self.table = [[] for _ in range(self.size)]
    def hash_function(self, key):
        # This is a simple hash function that uses the modulo operator
        # In a real-world use case, we would use a more complex function
        return key % self.size
    def insert(self, key, value):
        # Calculate index in array where this key/value pair should be stored
        hash_index = self.hash_function(key)
        # Variable to track if key already exists in the current bucket
        key_exists = False
        # Get bucket corresponding to the hashed index
        bucket = self.table[hash_index]   

        # Iterate bucket collisions and check if we've previously added the key
        for i, kv in enumerate(bucket):
            k, v = kv
            if key == k:
                key_exists = True 
        # Add key if it's new, append to existing bucket collisions list if not
        if key_exists:
            bucket[i] = ((key, value))
            bucket.append((key, value))

When to Use a Hash Table in an Interview?

When it comes to technical interviews, problems often revolve around manipulating and processing data. One of the most common ways to speed up an algorithm is to trade time for space. Phrased differently, we can increase the speed of many algorithms if we are willing to store some extra data in memory to avoid an expensive lookup operation later. This is the primary use for hash tables.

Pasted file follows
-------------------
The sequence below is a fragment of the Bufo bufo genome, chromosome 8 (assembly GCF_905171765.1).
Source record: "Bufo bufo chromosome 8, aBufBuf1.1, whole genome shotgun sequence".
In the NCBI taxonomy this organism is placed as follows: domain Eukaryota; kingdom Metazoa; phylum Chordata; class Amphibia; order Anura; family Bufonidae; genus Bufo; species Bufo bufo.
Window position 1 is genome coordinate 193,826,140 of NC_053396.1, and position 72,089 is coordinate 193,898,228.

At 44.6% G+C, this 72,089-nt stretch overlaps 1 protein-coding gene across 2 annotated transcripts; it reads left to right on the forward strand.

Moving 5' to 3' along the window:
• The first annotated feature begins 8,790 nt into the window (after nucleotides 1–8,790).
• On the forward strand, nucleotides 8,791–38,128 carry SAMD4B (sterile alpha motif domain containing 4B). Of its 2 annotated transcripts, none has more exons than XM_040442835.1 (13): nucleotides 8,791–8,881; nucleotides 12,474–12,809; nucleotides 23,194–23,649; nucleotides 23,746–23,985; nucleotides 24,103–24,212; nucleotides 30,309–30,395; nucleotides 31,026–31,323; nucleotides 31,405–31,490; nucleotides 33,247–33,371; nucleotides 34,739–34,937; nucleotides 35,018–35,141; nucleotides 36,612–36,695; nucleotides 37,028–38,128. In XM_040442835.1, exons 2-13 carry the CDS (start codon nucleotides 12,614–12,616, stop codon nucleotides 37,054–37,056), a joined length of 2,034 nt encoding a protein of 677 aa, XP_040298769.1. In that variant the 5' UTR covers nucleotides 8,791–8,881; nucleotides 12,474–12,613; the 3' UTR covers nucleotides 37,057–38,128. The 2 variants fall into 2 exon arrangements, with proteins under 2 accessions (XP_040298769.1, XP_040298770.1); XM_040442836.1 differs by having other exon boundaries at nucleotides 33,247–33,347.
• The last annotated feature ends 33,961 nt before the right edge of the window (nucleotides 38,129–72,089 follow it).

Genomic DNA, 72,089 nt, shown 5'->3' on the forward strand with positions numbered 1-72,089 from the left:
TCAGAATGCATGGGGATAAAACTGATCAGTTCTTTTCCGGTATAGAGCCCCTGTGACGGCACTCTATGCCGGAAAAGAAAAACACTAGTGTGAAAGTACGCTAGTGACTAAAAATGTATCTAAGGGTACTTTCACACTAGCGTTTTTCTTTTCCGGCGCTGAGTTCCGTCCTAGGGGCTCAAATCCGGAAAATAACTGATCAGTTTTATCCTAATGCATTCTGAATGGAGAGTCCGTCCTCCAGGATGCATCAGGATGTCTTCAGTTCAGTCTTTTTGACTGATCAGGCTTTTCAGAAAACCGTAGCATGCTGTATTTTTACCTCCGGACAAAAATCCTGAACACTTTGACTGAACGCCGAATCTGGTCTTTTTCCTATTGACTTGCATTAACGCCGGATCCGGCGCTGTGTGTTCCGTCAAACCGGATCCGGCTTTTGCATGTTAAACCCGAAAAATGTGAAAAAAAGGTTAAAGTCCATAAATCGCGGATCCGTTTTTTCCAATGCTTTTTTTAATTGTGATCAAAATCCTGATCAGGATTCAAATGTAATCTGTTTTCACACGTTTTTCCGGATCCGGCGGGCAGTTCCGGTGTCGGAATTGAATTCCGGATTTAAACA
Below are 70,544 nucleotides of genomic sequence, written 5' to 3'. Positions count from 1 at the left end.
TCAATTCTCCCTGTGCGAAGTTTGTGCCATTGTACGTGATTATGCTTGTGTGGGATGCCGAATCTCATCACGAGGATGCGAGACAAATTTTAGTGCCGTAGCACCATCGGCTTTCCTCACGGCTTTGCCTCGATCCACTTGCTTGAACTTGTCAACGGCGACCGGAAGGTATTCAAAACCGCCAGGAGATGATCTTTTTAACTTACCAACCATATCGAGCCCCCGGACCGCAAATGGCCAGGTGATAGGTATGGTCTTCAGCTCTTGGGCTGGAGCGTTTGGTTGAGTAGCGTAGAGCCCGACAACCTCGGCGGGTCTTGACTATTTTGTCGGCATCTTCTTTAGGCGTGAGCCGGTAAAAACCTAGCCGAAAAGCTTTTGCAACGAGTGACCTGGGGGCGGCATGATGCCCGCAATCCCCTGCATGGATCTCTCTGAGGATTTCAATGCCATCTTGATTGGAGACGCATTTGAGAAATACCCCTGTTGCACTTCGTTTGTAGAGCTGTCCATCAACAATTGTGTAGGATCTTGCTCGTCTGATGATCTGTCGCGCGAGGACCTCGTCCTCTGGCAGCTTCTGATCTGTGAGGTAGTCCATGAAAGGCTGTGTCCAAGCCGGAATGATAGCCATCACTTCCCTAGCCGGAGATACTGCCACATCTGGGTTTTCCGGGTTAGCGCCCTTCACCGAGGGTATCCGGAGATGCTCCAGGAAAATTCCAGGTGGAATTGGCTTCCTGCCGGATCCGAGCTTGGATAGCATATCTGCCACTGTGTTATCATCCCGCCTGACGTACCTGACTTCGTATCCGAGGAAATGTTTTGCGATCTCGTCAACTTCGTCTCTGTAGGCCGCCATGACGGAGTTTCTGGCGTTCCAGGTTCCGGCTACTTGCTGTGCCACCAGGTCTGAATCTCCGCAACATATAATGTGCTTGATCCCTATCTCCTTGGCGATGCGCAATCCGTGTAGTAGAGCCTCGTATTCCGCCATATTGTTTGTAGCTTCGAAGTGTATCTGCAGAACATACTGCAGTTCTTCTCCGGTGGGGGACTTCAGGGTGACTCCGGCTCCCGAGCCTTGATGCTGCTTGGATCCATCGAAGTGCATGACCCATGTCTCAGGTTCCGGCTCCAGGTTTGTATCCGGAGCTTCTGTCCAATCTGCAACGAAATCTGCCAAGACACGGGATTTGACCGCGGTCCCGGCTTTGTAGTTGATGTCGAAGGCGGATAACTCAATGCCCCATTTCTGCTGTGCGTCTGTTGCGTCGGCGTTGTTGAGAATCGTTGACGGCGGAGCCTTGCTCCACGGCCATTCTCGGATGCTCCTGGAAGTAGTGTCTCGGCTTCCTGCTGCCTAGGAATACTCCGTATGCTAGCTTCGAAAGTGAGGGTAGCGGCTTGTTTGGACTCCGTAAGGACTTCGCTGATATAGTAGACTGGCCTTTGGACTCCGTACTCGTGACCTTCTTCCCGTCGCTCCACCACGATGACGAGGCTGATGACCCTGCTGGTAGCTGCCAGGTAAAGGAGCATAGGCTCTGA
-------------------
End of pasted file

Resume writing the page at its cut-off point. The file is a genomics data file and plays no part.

Hash tables tend to be used in conjunction with other techniques to solve a problem, rather than being a solution in themselves. Figuring out what to save as the key and value and then how to use that information once saved is more difficult than understanding the concept itself. Here are some well-known scenarios where these structures tend to be most useful:

Frequency Counts

It's a fairly common requirement in interview problems to count the frequency of something. We use the key to hold the unique element we are tracking (whether it is a letter, string, or even an entire object) and the value is used to hold the number of times we've seen it. This usually allows us to eliminate the need for a nested loop, thereby saving us time. Here are a few example problems showcasing this.

  • Top K Frequent Elements: A hash table can be used to count the frequency of each element, then a heap or another sorting algorithm can be used to select the top k.
  • Ransom Note: A hash table can be used to count the frequency of each character in the magazine.
  • Find All Anagrams in a String: A hash table can be used to count the frequency of each character in p, and then a sliding window can be used to track the frequency of characters in s.